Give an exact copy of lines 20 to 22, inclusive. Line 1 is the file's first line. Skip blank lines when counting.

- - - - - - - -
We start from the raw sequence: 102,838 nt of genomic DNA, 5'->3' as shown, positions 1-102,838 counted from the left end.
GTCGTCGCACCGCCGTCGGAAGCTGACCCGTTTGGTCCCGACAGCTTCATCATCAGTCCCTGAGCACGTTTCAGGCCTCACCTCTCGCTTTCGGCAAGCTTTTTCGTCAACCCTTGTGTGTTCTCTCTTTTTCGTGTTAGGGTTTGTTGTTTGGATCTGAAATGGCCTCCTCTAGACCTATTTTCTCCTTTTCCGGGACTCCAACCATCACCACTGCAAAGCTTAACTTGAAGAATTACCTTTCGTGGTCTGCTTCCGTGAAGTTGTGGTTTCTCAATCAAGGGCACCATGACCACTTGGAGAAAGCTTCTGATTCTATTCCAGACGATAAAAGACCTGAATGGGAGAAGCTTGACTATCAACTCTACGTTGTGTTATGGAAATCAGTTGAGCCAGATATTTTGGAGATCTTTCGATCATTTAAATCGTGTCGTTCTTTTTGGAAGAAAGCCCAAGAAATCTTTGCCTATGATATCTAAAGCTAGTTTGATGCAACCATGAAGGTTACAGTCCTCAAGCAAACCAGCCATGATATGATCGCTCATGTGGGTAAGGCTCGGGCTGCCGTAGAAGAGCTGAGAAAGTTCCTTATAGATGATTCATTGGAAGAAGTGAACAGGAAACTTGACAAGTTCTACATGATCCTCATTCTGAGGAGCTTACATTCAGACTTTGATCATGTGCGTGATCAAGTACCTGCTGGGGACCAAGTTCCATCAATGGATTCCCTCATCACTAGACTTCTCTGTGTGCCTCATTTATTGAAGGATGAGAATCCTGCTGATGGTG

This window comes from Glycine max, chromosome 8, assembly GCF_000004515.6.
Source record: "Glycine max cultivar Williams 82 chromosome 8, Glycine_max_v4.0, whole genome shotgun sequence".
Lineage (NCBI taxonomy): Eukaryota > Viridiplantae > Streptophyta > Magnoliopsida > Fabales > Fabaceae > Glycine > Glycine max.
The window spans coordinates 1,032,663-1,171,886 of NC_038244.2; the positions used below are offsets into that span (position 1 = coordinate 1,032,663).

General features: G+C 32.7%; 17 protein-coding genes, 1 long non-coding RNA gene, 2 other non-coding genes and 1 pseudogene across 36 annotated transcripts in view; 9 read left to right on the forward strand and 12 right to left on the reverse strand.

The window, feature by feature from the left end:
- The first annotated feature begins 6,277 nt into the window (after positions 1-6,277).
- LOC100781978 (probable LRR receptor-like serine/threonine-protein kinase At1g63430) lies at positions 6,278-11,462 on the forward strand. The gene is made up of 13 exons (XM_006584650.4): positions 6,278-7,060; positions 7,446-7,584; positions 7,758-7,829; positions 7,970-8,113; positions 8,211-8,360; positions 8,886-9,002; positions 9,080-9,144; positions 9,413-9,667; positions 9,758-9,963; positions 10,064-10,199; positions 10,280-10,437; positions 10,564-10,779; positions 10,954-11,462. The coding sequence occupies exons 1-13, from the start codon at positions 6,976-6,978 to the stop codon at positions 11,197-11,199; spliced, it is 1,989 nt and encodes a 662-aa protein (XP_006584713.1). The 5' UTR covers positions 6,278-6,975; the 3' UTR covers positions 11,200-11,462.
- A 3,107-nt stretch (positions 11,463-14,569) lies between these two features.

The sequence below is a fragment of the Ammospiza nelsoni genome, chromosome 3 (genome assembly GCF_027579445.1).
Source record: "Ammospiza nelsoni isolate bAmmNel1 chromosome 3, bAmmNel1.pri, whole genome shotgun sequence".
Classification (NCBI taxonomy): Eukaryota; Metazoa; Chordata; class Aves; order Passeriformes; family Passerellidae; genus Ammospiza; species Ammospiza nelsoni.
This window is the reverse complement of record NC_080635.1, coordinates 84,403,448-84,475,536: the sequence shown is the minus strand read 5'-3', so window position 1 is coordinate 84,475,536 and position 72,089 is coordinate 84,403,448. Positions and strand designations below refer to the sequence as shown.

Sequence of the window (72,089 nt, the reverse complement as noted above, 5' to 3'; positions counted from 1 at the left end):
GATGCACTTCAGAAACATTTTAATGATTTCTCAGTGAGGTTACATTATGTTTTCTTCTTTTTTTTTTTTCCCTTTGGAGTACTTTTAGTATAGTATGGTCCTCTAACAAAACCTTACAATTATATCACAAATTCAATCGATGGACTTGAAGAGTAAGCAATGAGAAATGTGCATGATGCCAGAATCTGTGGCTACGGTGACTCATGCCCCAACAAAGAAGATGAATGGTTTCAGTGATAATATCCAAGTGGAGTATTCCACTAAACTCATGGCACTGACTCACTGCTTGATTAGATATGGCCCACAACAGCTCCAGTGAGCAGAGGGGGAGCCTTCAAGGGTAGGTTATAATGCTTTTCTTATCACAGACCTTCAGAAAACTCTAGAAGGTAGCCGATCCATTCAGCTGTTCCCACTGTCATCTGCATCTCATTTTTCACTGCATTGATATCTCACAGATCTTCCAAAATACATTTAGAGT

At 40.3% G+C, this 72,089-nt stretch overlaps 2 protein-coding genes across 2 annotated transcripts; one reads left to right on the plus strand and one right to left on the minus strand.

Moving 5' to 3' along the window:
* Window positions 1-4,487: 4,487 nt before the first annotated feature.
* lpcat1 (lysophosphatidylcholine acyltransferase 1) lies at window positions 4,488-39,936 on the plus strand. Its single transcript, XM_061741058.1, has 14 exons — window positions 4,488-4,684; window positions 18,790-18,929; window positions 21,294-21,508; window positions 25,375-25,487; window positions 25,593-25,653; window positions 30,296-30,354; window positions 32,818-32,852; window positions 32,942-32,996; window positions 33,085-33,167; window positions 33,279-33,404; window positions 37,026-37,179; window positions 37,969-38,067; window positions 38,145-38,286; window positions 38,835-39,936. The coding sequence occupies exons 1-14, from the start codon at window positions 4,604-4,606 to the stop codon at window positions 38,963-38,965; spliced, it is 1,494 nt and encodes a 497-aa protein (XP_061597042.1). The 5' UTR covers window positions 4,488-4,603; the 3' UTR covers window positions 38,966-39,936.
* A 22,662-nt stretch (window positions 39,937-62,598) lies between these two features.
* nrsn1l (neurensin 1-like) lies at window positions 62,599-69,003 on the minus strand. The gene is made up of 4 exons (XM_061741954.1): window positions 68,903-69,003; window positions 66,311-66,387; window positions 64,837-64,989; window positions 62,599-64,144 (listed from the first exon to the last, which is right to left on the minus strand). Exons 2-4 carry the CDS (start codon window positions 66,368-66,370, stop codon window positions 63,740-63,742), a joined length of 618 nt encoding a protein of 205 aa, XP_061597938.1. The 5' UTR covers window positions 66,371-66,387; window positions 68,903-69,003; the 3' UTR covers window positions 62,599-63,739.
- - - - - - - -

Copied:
* Window positions 1-4,487: 4,487 nt before the first annotated feature.
* lpcat1 (lysophosphatidylcholine acyltransferase 1) lies at window positions 4,488-39,936 on the plus strand. Its single transcript, XM_061741058.1, has 14 exons — window positions 4,488-4,684; window positions 18,790-18,929; window positions 21,294-21,508; window positions 25,375-25,487; window positions 25,593-25,653; window positions 30,296-30,354; window positions 32,818-32,852; window positions 32,942-32,996; window positions 33,085-33,167; window positions 33,279-33,404; window positions 37,026-37,179; window positions 37,969-38,067; window positions 38,145-38,286; window positions 38,835-39,936. The coding sequence occupies exons 1-14, from the start codon at window positions 4,604-4,606 to the stop codon at window positions 38,963-38,965; spliced, it is 1,494 nt and encodes a 497-aa protein (XP_061597042.1). The 5' UTR covers window positions 4,488-4,603; the 3' UTR covers window positions 38,966-39,936.
* A 22,662-nt stretch (window positions 39,937-62,598) lies between these two features.